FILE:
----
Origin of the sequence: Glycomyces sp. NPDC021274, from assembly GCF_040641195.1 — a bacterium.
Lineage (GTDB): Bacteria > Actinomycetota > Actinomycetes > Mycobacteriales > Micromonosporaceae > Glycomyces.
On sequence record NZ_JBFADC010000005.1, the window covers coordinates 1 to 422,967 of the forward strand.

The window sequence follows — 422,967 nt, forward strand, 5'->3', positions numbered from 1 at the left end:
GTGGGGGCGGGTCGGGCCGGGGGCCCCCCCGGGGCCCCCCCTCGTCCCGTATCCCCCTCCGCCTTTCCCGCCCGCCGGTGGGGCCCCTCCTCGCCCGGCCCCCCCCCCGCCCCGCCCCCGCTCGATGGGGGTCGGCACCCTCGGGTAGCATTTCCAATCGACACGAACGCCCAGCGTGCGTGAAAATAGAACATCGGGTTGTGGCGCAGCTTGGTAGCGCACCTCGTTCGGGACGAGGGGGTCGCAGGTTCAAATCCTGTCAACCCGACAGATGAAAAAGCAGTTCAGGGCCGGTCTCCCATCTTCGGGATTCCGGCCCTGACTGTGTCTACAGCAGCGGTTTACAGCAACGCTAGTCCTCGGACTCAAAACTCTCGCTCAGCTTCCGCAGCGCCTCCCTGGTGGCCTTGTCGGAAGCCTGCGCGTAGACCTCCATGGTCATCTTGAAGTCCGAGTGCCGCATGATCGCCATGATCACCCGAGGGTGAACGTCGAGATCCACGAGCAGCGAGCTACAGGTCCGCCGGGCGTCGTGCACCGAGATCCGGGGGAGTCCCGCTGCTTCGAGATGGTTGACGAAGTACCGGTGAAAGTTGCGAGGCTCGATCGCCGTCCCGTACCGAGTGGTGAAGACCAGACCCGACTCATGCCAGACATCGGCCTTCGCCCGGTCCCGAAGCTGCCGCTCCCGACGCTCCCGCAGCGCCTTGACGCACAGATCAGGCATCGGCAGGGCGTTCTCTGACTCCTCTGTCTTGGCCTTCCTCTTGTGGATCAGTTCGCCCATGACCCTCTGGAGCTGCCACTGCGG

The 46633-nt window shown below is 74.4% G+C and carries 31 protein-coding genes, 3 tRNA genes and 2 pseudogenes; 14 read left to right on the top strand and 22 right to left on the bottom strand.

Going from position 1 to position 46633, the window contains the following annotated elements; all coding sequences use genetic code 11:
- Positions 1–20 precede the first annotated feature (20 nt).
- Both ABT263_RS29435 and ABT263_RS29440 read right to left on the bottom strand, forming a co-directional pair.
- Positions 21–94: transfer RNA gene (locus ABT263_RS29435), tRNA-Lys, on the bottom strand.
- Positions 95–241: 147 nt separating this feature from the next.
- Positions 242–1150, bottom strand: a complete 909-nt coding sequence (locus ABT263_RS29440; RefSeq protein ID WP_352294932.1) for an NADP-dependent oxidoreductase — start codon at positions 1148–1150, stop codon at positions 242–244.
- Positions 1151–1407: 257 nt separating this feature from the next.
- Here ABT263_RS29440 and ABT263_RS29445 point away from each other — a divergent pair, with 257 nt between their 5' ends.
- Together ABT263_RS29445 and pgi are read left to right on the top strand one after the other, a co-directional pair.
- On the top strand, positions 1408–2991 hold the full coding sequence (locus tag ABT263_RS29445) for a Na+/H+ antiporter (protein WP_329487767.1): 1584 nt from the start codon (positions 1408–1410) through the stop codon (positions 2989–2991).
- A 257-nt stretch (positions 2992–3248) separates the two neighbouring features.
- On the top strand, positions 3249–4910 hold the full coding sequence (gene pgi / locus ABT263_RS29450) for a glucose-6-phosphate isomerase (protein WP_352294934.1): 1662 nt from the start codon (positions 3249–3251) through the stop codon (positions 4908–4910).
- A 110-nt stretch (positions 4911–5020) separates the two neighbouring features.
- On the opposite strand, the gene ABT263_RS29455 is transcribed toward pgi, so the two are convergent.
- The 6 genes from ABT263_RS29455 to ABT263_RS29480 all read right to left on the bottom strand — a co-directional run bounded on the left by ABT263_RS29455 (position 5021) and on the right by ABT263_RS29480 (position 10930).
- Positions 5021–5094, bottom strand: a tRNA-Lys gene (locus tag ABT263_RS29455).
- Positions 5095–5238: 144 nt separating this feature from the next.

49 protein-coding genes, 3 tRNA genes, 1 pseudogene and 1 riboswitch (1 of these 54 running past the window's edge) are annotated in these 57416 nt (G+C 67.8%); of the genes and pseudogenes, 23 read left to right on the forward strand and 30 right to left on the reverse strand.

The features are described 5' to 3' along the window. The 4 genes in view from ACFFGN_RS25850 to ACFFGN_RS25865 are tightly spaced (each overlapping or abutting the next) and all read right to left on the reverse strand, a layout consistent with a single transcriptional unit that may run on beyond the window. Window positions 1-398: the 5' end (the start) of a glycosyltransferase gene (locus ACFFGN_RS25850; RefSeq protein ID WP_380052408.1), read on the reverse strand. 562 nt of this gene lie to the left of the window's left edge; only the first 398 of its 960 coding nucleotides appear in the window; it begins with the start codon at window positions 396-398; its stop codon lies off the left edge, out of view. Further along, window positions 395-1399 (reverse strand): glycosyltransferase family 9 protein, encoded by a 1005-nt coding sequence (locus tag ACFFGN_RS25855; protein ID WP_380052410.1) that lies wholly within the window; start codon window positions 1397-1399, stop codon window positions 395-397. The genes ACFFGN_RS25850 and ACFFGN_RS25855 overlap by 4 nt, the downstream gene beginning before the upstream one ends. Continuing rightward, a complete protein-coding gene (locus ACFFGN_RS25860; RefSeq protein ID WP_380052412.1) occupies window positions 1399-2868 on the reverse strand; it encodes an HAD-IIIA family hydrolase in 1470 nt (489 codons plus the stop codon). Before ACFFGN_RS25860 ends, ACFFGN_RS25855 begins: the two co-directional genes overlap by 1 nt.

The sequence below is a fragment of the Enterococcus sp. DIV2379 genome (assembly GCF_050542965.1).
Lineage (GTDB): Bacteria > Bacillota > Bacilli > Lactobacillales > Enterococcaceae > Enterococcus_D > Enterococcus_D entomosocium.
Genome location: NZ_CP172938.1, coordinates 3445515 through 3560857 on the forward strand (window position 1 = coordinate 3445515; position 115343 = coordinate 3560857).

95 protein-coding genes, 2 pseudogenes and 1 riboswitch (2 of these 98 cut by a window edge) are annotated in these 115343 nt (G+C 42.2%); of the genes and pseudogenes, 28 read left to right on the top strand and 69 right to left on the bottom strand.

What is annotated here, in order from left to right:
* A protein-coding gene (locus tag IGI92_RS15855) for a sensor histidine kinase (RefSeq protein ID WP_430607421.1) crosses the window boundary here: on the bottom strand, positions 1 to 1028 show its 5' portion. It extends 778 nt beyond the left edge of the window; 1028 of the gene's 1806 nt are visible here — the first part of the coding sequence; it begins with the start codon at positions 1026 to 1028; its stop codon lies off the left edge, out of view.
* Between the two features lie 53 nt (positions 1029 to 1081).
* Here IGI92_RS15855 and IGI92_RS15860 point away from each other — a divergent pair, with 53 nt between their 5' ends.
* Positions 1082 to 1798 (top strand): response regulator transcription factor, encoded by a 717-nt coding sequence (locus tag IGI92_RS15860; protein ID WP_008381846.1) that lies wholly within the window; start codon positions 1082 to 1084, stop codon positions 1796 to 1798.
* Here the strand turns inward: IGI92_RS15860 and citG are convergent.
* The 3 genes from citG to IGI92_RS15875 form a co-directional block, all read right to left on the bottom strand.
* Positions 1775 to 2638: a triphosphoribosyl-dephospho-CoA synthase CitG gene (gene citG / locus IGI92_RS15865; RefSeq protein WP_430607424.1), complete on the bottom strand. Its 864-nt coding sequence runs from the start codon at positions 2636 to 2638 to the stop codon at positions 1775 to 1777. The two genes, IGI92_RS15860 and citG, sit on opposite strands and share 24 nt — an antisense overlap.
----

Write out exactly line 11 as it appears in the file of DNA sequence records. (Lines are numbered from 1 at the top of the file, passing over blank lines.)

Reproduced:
- Positions 95–241: 147 nt separating this feature from the next.